There it was again – Hannover Messe. Although significantly smaller than before the corona pandemic, there was great relief on both the presenter and visitor side that the industry show from May 30 to June 2, 2022 could take place in person. The Hydrogen + Fuel Cells Europe event was very lively and busy at times – especially on the Tuesday and Wednesday. A sure sign that hydrogen will play a truly important role in industry as well as energy supply in the future. Otherwise, the view of Hannover Fairgrounds was rather dismal.
Growth and strengthening
At the annual meeting of the Clean Energy Partnership (CEP) at the end of 2019, a new management trio came together. Jörg Starr of Audi, who was recently elected Chairman of the Board, was joined by two Co-Chairs: Stefanie Beck from Toyota and André Steinau from GP Joule.
Joint Effort to Transform the Energy Sector
In 2019, Reinhard Christiansen, the chief executive of Energie des Nordens, or EdN, is continuing at the same pace at which he implemented his ideas last year. On January 24, he signed a purchase deal for another PEM electrolyzer, in addition to the 225-kilowatt unit, type ME 100/350 by H-Tec Systems, that was started up in October 2018. He is planning to have the new and larger ME 450/1400 device with a capacity of 1 megawatt installed in the German town of Haurup. Reportedly, this second plant will inject 3.75 million kilowatt-hours of hydrogen, produced from surplus wind power, into Germany’s pipeline system.
New manager at H-Tec Education
Last November, H-Tec Education, based in Lübeck, Germany, was put under new management. Parent company GP Joule elevated Thorsten Schmidt to head of the teaching materials division. Åke Johnsen, who had worked for H-Tec’s marketing department since 2001 before becoming part of the board in 2016 after the exit of company founder Uwe Küter, left the subsidiary to join its parent company, where he could lead the hydrogen business at both GP Joule and H-Tec to new levels of success.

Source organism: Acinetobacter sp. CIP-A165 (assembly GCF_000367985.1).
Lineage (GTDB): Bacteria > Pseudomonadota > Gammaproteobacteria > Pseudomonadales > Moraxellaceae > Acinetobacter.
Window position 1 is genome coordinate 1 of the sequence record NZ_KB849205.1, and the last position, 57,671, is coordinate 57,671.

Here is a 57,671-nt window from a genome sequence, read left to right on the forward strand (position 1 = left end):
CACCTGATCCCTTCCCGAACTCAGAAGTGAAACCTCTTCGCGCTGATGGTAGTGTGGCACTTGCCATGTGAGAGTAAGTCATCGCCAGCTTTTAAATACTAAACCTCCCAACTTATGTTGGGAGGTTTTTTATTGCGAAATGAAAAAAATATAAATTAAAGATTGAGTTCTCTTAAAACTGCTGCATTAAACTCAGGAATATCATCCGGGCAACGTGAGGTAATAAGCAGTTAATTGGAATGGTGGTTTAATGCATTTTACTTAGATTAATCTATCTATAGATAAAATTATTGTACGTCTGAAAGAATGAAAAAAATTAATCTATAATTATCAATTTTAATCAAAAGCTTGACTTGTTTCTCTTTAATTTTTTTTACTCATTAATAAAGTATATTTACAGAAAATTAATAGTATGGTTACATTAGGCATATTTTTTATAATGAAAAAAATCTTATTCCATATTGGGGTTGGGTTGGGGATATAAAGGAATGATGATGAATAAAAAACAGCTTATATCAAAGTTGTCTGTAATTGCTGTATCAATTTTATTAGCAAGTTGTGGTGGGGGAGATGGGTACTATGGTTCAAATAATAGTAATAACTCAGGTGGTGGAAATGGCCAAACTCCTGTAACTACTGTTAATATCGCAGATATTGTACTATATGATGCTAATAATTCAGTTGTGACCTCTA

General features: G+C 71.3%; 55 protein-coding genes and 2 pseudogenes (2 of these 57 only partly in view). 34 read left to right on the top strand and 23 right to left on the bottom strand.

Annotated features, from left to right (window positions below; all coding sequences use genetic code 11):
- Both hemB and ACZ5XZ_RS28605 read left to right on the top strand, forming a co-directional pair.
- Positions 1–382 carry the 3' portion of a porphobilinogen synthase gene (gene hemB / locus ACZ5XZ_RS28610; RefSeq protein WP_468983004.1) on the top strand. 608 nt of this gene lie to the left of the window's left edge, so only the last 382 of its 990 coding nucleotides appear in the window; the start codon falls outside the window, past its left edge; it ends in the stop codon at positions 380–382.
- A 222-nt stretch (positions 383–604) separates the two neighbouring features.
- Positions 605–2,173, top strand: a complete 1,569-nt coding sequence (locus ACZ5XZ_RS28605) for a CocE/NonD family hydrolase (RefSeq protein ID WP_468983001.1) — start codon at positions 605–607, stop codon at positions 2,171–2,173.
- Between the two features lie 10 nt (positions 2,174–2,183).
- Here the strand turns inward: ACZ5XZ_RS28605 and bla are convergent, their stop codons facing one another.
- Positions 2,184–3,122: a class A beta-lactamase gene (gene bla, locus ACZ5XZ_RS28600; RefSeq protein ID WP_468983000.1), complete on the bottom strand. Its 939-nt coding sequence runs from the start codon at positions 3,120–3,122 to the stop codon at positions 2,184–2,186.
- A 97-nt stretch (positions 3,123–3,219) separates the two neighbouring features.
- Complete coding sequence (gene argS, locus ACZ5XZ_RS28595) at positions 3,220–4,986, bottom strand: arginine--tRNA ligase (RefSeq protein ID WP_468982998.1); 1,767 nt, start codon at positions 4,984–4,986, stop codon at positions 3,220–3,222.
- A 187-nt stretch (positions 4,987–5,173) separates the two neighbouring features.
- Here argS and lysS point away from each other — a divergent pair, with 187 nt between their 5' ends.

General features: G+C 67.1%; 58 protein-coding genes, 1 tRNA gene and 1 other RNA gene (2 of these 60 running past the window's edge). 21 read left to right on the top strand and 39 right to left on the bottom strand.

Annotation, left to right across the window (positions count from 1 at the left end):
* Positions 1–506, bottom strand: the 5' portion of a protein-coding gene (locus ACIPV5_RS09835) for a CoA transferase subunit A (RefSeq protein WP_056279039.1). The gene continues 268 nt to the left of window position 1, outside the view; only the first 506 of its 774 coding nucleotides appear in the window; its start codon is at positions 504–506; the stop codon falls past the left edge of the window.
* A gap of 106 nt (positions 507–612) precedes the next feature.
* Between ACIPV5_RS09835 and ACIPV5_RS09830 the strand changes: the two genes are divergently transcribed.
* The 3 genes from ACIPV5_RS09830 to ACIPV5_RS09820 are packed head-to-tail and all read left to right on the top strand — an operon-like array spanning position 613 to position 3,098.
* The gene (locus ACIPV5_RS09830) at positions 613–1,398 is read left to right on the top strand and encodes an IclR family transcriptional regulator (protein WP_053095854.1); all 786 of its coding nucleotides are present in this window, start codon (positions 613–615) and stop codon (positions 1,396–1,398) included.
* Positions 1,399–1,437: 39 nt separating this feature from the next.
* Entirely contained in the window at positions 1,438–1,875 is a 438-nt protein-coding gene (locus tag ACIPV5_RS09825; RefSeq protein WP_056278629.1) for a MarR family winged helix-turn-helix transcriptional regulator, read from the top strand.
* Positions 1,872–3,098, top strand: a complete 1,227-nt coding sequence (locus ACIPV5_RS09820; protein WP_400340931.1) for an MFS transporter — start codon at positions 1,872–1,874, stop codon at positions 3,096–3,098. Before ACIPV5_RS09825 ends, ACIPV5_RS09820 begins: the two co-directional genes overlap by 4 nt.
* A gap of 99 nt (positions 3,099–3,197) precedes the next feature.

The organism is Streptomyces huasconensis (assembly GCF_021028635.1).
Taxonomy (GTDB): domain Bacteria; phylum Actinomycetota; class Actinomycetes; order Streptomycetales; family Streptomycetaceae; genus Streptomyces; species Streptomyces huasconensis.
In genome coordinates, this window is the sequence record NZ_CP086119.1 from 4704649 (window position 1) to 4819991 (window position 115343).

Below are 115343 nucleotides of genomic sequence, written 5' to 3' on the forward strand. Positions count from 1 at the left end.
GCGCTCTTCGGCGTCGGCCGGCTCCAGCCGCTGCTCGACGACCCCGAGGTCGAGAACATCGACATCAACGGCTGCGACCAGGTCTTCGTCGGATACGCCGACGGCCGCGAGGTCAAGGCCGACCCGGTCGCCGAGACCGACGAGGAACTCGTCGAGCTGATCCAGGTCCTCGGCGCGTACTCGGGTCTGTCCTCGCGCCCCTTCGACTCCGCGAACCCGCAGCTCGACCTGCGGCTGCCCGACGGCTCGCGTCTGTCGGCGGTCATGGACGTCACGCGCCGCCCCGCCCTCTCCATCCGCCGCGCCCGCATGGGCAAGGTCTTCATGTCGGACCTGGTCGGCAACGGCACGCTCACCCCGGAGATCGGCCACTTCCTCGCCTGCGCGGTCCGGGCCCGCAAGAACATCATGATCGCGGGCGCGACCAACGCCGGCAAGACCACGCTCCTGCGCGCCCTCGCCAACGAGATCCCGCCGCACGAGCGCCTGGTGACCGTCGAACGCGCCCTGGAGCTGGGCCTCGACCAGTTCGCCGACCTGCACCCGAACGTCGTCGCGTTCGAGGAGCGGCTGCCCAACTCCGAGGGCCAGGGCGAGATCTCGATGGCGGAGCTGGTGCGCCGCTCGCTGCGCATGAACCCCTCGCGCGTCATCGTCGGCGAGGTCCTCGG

Ride on a Fuel Cell Train
The zero-emission future of the transportation sector has prompted an increasing number of energy policy debates on railroad electrification. At Hannover Messe, it was Alstom’s new fuel cell train that garnered much attention. After having been developed in less than two years, it had its first run in mid-March and will reportedly be used to transport passengers starting in 2018.
Electrolyzer Manufacturers Stake Their Claims
There has been quite an interest in energy storage recently. And as ever more power-to-gas systems have been popping up all over Germany, project planners are increasingly turning their attention to the key elements found on-site: electrolyzers. These electrochemical units to create hydrogen have been around for a long time.
Michael Seehuber Heads H-Tec Systems
Since August 1, there has been a new CEO at the helm of H-Tec’s electrolysis division: Michael Seehuber, who is now managing H-Tec Systems. Seehuber will take over the responsibilities previously held by Uwe Küter, who founded H-Tec in 1997 together with Stefan Höller and left the company in 2014. The company’s former Head of Sales, Ake Johnson, will manage the training division, H-Tec Education. For seven years, Michael Seehuber was CEO of REFUsol, a specialist in inverters, which was bought up by AEI Power in 2013. In August 2014, the electrical engineer established PV4Life, a consultancy for power electronics. Ove Petersen,
Biogas plants become control energy power plants
At the end of April 2015, GP Joule began testing its electricity fill-in concept. As part of the 200 kW H2 biogas project, the engineers at the head office of the company in Reussenköge, Germany, installed two electrolyzers, each with 5 kW stacks. In May, the plant was extended, with 16 additional stacks initially being installed. By the summer of 2015, the first four stacks were set to be replaced with a total of 24 new modules so that the nominal output then totals 200 kW. This enables